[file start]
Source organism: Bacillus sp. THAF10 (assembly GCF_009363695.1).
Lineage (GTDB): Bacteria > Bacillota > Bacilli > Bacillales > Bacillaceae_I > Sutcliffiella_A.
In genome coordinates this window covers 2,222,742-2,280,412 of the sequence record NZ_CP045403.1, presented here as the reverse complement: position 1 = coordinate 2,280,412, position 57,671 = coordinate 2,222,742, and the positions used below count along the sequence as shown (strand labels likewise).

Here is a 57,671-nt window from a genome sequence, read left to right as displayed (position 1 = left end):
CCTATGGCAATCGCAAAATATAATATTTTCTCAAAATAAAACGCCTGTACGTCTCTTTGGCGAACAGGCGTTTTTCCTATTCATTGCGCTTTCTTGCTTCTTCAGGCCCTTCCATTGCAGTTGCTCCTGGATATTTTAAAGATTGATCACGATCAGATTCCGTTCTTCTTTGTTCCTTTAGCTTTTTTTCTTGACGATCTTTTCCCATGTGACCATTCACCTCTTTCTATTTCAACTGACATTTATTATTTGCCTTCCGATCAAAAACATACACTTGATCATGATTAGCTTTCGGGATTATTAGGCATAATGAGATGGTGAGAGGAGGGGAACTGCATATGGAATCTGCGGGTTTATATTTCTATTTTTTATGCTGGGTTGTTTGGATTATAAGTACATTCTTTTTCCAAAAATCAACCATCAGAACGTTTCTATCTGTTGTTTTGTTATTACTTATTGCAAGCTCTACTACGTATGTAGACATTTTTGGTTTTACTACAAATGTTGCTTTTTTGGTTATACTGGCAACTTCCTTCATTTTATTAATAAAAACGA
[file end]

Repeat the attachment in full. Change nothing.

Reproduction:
Source organism: Bacillus sp. THAF10 (assembly GCF_009363695.1).
Lineage (GTDB): Bacteria > Bacillota > Bacilli > Bacillales > Bacillaceae_I > Sutcliffiella_A.
In genome coordinates this window covers 2,222,742-2,280,412 of the sequence record NZ_CP045403.1, presented here as the reverse complement: position 1 = coordinate 2,280,412, position 57,671 = coordinate 2,222,742, and the positions used below count along the sequence as shown (strand labels likewise).

Here is a 57,671-nt window from a genome sequence, read left to right as displayed (position 1 = left end):
CCTATGGCAATCGCAAAATATAATATTTTCTCAAAATAAAACGCCTGTACGTCTCTTTGGCGAACAGGCGTTTTTCCTATTCATTGCGCTTTCTTGCTTCTTCAGGCCCTTCCATTGCAGTTGCTCCTGGATATTTTAAAGATTGATCACGATCAGATTCCGTTCTTCTTTGTTCCTTTAGCTTTTTTTCTTGACGATCTTTTCCCATGTGACCATTCACCTCTTTCTATTTCAACTGACATTTATTATTTGCCTTCCGATCAAAAACATACACTTGATCATGATTAGCTTTCGGGATTATTAGGCATAATGAGATGGTGAGAGGAGGGGAACTGCATATGGAATCTGCGGGTTTATATTTCTATTTTTTATGCTGGGTTGTTTGGATTATAAGTACATTCTTTTTCCAAAAATCAACCATCAGAACGTTTCTATCTGTTGTTTTGTTATTACTTATTGCAAGCTCTACTACGTATGTAGACATTTTTGGTTTTACTACAAATGTTGCTTTTTTGGTTATACTGGCAACTTCCTTCATTTTATTAATAAAAACGA